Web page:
I’ve known this for quite a while, but making the leap from knowing what game he likes to coming up with something I could make related to that … well, I needed some help with that. Thankfully, the daughter (same age as his son) came up with this awesome idea. A Creeper stuffie!
I used Mary Fisher’s fabric, but if you want to get super-realistic with it, you could patchwork the whole thing. I was satisfied with quilting it to give it the ‘made with cubes’ look.
Here’s what you’re going to need to do it my way:
Head: Five pieces of green fabric that is 4-1/2″ x 4-1/2″ square and five pieces of iron-on batting that is 4″ x 4″. Mark quilting lines, centering the first block and working outward so that the quilting is 3/4″ apart. Using black cotton (with fusible adhesive already attached), cut out a piece that is 1-1/2″ square of the black fabric and cut out the parts to make it look like the Creeper face. I did this by folding it precisely then cutting. Iron onto green fabric and stitch around the edges. [You can see I forgot to do the stitching on until after I’d sewn up the edges. Oops.]
Sew sides together , starting and ending 1/4″ away from ends. Use a 1/4″ seam allowance on all seams. Sew on top and bottom pieces, being careful at the corners and leaving a 2″ gap for turning on one edge.Trim corners, turn, stuff it nice and full with batting, then hand-stitch it closed with a ladder stitch.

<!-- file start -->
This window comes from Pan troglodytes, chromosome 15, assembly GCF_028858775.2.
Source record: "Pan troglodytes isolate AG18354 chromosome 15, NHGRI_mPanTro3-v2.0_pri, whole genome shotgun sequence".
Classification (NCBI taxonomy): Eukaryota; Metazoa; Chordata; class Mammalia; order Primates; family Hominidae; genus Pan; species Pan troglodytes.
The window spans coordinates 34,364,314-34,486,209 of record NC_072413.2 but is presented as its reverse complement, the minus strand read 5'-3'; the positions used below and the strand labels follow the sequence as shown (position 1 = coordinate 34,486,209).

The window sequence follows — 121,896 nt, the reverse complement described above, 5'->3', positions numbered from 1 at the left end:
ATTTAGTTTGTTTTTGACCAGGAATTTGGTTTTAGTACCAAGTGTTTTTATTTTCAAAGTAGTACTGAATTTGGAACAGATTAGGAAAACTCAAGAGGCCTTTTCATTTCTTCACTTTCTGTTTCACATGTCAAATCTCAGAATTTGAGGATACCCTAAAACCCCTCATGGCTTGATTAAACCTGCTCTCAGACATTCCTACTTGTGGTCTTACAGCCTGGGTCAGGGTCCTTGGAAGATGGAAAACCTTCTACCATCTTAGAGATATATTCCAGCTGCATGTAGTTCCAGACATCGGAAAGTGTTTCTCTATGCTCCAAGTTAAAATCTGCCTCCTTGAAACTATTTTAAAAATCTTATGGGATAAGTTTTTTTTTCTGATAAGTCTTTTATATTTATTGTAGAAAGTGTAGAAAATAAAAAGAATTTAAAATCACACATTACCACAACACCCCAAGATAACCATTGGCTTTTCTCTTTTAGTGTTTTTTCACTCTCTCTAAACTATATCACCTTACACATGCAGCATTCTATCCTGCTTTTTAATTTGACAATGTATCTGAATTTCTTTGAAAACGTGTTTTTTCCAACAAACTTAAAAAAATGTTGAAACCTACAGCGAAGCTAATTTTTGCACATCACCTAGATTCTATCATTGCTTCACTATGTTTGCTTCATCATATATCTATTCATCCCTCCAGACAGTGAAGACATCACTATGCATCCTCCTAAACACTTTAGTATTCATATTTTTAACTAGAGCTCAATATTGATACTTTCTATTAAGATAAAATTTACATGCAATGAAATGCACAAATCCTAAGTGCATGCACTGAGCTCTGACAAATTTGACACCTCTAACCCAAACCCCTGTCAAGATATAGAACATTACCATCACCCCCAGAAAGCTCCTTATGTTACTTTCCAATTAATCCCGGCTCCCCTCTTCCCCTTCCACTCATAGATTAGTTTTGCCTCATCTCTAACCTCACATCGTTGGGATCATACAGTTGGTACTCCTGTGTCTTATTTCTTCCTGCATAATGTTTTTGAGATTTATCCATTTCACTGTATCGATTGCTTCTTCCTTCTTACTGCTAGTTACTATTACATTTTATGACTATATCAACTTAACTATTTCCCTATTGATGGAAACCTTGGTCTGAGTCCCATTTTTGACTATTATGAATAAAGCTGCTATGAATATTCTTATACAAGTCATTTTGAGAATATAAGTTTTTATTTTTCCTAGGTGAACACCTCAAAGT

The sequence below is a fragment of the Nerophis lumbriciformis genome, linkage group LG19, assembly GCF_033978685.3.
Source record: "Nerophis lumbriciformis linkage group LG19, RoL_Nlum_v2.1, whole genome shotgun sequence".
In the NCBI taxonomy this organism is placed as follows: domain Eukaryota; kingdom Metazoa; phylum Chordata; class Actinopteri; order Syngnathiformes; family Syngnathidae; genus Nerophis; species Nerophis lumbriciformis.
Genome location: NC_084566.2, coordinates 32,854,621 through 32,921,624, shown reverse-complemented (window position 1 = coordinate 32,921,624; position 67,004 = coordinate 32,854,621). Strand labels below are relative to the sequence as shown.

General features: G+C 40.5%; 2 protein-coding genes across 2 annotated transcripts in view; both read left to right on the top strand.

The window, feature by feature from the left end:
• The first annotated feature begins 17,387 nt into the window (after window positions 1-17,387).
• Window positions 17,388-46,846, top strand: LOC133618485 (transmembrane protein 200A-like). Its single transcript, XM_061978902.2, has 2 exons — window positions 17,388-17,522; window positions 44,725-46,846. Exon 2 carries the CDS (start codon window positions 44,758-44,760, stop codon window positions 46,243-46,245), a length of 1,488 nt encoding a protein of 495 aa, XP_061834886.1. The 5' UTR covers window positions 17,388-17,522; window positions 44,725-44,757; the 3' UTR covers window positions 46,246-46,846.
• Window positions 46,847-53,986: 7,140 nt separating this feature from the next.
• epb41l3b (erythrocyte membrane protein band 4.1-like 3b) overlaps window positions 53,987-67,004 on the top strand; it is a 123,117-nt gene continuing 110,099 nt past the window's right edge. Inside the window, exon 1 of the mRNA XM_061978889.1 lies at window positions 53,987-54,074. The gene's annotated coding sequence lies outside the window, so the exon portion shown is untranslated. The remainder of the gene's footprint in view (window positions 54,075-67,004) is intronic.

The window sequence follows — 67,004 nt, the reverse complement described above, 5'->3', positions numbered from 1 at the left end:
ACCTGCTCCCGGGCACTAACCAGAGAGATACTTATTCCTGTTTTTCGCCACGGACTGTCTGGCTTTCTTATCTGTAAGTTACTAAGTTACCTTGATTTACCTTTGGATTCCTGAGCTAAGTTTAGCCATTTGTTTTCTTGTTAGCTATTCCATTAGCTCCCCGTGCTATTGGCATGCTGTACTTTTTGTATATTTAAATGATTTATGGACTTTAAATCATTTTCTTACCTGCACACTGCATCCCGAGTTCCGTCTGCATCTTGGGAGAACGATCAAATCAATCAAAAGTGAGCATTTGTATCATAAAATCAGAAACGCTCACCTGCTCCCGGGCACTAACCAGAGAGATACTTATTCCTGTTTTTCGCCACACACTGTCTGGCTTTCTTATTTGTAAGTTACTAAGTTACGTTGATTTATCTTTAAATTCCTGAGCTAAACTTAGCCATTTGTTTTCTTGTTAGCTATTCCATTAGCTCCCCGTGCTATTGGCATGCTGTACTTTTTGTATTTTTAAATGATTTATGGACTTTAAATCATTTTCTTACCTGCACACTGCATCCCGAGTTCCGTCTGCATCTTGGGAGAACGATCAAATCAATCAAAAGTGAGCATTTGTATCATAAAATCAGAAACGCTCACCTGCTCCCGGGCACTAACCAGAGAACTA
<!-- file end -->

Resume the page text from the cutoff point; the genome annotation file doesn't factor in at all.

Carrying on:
Body: Cut out two pieces of green fabric that is 2-1/2″ x 6-1/2″, two that are 4-1/2″ x 6-1/2″ and two that are 2-1/2″ x 4-1/2″. Iron on pieces that are cut 1/2-inch smaller each direction. Quilt these the same way, making sure that a block is centered on the side. This will help you line it up when you are assembling the little guy and make it look a bit better than random quilting. Stitch them the same way, leaving the 1/4″ loose at the ends, stitching on the end pieces, trimming, turning, stuffing and closing.
Legs: This is where it starts getting monotonous and becoming way less fun to make. Maybe you should start with the legs and then doing the head would be an exciting way to end the project rather than the drudgery of the little legs finishing it off? Either way you are going to need 15 pieces of the green fabric that is cut 3-1/2″ x 2-1/2″ and eight pieces that are 2-1/2″ squares. And the same in the fusible batting, but half-inch smaller each direction. And again with the stitching, trimming, turning, stuffing and stitching.
The only thing I did differently with the legs is that I poured in two tablespoons of short-grain rice into each leg to give him some weight and also in hopes that I could mold it enough to make him stand. It totally worked.
Once everything is stuff and stitched closed, you can sew the pieces together. I used tight small stitches since this is a child’s play thing and kids are rough on their belongings. I started by sewing the body to the head, aligning it in the center of the head (from front to back); they are the same width.